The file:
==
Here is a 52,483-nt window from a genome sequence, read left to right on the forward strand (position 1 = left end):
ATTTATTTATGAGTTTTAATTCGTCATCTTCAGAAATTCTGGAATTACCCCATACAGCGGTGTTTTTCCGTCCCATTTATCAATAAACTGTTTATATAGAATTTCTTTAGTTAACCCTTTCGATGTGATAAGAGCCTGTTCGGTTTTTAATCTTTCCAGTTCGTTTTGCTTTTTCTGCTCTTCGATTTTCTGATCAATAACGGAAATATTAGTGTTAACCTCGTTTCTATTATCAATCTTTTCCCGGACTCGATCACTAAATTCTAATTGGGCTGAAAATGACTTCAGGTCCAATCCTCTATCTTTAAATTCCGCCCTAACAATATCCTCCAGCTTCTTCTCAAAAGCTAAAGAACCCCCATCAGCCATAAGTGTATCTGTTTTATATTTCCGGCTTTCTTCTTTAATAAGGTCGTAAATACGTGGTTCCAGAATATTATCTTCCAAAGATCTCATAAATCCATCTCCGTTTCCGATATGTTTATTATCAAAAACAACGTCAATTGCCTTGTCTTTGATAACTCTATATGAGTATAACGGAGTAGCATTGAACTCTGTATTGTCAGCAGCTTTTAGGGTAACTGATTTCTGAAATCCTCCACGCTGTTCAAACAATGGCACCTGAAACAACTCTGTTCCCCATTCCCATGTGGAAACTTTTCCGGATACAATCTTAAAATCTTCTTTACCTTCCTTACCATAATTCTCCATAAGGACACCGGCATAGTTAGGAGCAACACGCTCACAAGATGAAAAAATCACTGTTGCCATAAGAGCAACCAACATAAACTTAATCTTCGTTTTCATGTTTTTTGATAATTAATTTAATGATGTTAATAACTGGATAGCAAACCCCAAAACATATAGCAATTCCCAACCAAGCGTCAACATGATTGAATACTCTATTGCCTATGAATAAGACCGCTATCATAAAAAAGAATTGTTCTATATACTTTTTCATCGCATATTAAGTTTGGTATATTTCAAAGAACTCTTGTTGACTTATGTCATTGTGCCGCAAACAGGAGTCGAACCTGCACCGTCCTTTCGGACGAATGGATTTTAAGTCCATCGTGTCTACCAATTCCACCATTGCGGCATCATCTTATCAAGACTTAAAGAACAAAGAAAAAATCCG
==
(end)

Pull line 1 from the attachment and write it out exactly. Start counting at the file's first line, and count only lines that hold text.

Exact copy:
Here is a 52,483-nt window from a genome sequence, read left to right on the forward strand (position 1 = left end):